Traditions and Encounters, AP Edition (Bentley), 5th Edition

Chapter 35: Nationalism and Political Identities in Asia, Africa, and Latin America


During the 1920s and 1930s, after the Great War and during the Great Depression, intellectuals and political activists in Asia, Africa, and Latin America challenged the ideological and economic underpinnings of European imperialism and neo-colonialism, as nationalist and anti-imperialist movements gained strength on each of these continents.

  • In Asia, Japan's militarist leaders sought to build national strength through imperial expansion. In China, the Ming dynasty ended, giving rise to a civil war fought between adherents of competing visions of the new Chinese state. Japanese imperial aggression complicated the progress of this war. In India, a strong nationalist movement began to threaten the hold of the British empire on the subcontinent.
  • In Africa, European imperialists tightened their control of colonial possessions, as African economic life became more tightly enmeshed in the global economy. With the onset of the Great Depression, European countries that controlled the export of African products experienced dramatic decreases in trade volume and commodity prices and, consequently, African peoples suffered. Meanwhile, African peoples challenged European imperial authority and developed competing visions of national identity and unity that would come to fruition after World War II.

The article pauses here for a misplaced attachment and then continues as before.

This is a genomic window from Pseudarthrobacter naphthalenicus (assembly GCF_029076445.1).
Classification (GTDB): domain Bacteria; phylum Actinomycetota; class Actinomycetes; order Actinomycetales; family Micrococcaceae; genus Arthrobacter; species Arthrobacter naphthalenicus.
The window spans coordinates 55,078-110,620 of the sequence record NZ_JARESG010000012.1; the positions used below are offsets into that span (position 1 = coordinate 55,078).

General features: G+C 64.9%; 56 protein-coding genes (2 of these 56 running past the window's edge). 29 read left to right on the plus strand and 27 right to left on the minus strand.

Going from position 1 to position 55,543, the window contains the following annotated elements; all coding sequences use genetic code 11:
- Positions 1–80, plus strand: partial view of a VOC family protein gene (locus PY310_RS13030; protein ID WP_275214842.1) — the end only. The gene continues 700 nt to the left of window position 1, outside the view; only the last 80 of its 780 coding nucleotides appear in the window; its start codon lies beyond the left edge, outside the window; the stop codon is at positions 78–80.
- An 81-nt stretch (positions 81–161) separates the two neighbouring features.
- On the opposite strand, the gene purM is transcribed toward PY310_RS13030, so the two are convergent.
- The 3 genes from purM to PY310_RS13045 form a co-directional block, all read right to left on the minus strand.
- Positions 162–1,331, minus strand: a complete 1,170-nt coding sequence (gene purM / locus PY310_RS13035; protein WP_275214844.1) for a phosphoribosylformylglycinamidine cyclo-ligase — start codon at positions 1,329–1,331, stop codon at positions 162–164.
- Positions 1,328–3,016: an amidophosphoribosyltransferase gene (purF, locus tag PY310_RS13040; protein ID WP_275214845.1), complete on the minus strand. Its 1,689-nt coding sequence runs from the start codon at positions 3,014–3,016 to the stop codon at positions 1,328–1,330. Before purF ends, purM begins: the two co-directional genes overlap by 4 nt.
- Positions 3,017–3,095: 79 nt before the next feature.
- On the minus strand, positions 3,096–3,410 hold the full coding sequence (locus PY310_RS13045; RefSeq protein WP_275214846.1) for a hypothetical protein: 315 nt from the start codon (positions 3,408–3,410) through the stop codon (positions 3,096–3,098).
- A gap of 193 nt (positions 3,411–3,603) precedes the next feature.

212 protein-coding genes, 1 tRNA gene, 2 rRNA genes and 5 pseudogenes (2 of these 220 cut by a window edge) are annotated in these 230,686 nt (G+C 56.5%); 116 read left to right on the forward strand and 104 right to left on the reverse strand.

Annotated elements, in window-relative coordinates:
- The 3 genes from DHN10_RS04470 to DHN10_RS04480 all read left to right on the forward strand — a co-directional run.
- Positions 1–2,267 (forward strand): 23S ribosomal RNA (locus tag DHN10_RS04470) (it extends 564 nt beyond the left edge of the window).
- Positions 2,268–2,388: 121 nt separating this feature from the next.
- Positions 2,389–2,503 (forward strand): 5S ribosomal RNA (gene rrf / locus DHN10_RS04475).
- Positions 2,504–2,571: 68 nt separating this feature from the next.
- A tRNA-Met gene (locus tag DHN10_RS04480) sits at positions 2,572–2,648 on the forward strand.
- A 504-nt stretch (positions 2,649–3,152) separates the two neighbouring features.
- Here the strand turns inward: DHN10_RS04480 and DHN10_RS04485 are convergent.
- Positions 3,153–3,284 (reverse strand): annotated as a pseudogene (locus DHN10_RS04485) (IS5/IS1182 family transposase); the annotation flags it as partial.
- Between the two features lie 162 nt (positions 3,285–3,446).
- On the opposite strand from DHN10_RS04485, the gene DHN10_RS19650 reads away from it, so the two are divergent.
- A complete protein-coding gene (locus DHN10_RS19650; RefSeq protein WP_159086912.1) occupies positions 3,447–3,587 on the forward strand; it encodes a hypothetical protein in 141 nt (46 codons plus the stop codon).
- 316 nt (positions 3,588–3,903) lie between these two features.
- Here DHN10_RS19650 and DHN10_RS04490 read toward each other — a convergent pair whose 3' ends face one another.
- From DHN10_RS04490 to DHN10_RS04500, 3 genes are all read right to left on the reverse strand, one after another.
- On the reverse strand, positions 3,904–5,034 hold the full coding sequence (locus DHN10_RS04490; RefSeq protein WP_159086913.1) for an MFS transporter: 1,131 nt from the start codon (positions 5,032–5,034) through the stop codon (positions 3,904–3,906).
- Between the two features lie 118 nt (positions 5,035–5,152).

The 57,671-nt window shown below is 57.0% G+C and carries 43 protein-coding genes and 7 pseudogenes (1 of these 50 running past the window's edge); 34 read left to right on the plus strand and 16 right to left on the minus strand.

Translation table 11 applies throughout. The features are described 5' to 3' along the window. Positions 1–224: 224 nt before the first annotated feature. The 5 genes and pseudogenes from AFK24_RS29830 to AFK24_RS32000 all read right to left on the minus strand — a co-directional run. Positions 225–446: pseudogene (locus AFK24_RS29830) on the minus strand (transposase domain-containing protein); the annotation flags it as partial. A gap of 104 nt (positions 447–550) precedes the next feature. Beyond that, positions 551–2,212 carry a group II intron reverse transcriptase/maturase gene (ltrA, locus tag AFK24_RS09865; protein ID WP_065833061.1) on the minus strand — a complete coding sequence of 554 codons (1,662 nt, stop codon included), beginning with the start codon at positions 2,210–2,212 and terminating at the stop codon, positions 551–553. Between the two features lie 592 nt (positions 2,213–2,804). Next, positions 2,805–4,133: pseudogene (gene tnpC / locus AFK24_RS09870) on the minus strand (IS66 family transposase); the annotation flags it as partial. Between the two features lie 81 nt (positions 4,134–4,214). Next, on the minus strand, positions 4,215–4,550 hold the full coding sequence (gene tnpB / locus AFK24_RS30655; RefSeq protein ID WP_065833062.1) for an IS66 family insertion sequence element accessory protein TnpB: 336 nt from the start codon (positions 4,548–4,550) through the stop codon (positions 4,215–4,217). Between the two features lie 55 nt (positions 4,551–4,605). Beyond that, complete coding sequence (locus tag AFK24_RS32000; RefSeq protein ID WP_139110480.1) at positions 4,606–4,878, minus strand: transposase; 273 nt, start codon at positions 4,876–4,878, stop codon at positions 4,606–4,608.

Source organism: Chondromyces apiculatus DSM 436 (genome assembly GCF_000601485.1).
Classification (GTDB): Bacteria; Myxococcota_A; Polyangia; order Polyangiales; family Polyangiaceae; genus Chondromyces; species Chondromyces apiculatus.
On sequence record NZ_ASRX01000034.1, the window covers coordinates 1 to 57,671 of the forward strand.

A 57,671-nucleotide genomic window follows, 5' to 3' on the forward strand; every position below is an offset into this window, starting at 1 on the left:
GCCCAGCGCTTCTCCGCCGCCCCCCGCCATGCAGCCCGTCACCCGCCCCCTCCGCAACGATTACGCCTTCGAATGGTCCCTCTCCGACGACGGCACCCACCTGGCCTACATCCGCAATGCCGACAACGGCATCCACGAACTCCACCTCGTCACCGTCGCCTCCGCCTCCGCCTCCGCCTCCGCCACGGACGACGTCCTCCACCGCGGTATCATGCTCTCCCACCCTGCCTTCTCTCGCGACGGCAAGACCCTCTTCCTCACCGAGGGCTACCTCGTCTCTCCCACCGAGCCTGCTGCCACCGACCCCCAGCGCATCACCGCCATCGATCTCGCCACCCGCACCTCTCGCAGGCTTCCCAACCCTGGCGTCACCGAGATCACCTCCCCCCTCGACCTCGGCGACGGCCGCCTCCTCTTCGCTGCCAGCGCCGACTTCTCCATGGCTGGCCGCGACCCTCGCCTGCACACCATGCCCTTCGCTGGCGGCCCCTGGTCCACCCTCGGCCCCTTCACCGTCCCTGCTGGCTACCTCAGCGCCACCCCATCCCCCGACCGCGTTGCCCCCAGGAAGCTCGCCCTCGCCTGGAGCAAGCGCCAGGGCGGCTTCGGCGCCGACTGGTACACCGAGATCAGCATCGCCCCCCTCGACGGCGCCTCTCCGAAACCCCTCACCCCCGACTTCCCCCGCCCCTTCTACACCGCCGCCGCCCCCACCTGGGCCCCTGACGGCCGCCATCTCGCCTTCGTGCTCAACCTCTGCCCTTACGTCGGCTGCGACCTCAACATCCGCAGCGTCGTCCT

• In Latin America, statesmen and political activists worked to alter the neocolonialist economic domination of the United States, their "good neighbor" to the north. Neocolonialism, which often featured military intervention and political interference, compromised the independent political and economic development of Latin American states, but it did not prevent nationalist leaders from developing strategies to counter new forms of imperialism.
Traditions & Encounters, 5e
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